Doing what matters in times of stress

In this blogpost I wanted to highlight an important programme that is based on Acceptance and Commitment Therapy, for people who are affected by adversity and help deal better with stress. It is a real world application of how psychotherapy can improve the lives of people around the world and make it a better place.

In 2021, the World Health Organisation (WHO) updated Self Help Plus (SH+), an initiative to provide mental health support to people facing adversity in regions with less resources. The programme is based on Acceptance and Commitment Therapy (ACT) which is  originated Dr. Stephen Hayes. 

The content was created by Dr Russ Harris et al. for the WHO. They came up with a Comic book that can be used around the world by people with various levels of education. The programme consists of 5 sessions and can give facilitated by person with little mental healthcare training, like a nurse. It is conducted over 5 weeks and uses recording to guide the sessions.It is considered a low intensity intervention. 

ACT is pronounced as a verb to emphasise the need for committed action in this model. ACT focusses on encreasing psychological flexibility. This is done by opening up to our present moment awareness and our internal experiences ( our thoughts and emotions), while acting in alignment with our values and moving towards our aspirations. Simply put, Opening up, Being Present and Committed Engagement. The programme has been implemented in regions affected by adversity. 

Recently, a study in Northern Uganda of female Sudanese refugees’ mental health, has been conducted to see if the programme improves psychological flexibility. The study was published in the Journal of Consulting and Clinical Psychology by Daniel P. Lakin and a team of researchers. As you can image, conflict-affected areas experience increased level of psychological distress and mental health disorders, which was confirmed among others by Steel et al., 2009. 

The researchers have concluded that psychological flexibility did improve among the Sudanese female refugees, despite it being a low-intensity intervention. The outcome the SH+ study underscores the effectiveness of the ACT based programme. And that psychological flexibility can be improved even for low-resourced regions around the world. 

The programme is flexible enough to be adapted to the various regions’ needs and still maintain the key components that make ACT such an effective therapy. It provides a roadmap to lessen the impact of adversity across the globe and make this world a more peaceful and harmonious place.

It also indicates that dealing more effectively with stress can be learned in brief therapy. This is a great message for anyone struggling with feelings of stress, low mood and feeling overwhelmed. So if anyone you know is struggling with any of those feelings, do let them know that simple and easy to learn skills can go a long in dealing with life’s challenges.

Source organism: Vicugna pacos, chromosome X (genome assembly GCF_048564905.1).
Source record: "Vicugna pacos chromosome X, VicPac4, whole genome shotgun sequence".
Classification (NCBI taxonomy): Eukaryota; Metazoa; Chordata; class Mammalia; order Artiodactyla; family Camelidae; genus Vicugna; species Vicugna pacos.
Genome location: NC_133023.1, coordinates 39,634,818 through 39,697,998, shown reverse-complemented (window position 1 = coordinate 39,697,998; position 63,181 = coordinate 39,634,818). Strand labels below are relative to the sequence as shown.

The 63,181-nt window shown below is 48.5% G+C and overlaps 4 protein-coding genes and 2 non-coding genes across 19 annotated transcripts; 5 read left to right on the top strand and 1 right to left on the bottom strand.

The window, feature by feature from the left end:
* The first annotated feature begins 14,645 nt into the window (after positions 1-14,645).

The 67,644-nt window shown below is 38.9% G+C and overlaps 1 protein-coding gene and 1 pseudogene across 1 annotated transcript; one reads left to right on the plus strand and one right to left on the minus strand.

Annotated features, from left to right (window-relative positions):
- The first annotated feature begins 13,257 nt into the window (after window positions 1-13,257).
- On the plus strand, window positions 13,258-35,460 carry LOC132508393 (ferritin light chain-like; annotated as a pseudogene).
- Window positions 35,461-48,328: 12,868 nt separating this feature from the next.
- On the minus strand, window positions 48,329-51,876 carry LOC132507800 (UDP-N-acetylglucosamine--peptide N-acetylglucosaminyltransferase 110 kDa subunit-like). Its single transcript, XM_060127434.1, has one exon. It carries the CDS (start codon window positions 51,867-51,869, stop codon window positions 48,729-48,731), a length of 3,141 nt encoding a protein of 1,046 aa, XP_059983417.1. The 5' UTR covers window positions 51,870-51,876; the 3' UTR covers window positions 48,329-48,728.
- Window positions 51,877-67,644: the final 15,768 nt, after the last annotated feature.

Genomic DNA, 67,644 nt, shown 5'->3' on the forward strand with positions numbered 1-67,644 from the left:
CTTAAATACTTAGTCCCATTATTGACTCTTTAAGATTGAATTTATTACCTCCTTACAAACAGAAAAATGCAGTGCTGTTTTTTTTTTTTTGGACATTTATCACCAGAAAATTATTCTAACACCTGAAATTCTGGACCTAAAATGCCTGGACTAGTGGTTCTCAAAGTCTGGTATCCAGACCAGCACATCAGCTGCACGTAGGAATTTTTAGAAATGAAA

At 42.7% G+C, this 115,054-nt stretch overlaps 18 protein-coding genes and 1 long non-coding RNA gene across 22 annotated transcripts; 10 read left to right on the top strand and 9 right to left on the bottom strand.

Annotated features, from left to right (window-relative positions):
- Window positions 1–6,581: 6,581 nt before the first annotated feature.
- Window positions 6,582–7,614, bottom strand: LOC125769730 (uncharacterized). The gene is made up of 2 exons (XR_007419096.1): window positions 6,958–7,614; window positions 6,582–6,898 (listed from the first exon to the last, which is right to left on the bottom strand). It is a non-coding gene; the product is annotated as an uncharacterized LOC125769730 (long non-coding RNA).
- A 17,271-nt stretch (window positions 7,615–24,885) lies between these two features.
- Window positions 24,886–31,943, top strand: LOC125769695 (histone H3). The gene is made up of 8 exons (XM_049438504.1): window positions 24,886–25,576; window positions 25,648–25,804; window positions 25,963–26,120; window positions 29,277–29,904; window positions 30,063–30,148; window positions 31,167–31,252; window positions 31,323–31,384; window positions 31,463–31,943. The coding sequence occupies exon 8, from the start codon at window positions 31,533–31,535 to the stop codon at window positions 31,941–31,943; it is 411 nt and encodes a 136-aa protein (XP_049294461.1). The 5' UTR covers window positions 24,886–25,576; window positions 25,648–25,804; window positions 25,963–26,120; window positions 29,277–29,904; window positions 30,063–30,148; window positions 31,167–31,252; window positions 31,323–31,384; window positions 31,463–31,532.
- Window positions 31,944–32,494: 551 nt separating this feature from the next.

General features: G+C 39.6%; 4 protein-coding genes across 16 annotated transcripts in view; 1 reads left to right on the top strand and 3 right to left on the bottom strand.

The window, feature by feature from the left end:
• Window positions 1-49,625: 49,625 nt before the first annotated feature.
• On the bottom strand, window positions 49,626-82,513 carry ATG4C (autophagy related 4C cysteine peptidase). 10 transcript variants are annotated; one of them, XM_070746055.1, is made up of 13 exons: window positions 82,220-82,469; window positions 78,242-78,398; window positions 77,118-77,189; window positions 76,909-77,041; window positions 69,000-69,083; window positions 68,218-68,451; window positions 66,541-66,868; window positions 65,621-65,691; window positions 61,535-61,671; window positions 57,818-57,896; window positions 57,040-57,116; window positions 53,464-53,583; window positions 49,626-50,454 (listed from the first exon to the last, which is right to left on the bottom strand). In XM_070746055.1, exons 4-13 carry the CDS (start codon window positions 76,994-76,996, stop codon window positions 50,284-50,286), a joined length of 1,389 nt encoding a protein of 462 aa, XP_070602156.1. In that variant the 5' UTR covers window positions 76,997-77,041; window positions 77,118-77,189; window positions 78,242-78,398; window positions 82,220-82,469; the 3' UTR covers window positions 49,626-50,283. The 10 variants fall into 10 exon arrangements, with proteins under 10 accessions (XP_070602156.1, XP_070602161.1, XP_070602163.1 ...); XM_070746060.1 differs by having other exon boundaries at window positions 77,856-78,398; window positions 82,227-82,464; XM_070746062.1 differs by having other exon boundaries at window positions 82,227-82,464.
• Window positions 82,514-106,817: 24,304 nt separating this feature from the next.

Lakin et al., 2023: blob:

Steel, 2009:

Written by:
Allard Mueller
Counsellor and Psychotherapist
SACAC Counselling

Why Therapy?

Some people still believe that therapy is for “crazy ones”, for those that are weak or that is a luxury. Most of my clients believe that I have a magical pill that in a few sessions it will cure them or completely treat their issue. But what exactly is therapy for and what does a therapist do?

To answer that question, I will recall what a Brazilian professor of mine always emphasized: the importance of the culture in one’s mental health development. If you go to any library, you might find books about “how to be truly happy”, “learning how to leave your anxiety behind”, “the 3 steps to happiness” etc. Culture in general has this bias that conditions people to be believe that suffering is not good, so we try multiples ways of getting rid of these negative feelings. Some people, believing on that and trying to accomplish this impossible mission, enter my therapy room.

For those, I have to deliver the unfortunate bad news that therapy is not about magic powers and that it will never eliminate suffering, as it is an inherit condition to humans. What we therapists can do is to help our client to deal with their difficulties and challenges in a better way. Pain, sadness, anxiety, fear, and all other emotional negative aspects to life will always be there, but therapy will support the patient to deal with their daily challenges in a different and better way, helping their quality of life to improve even in the presence of all those negative feelings.

Written By:
Andrea Fernandes Thomaz
Counsellor & Psychotherapist

SACAC Counselling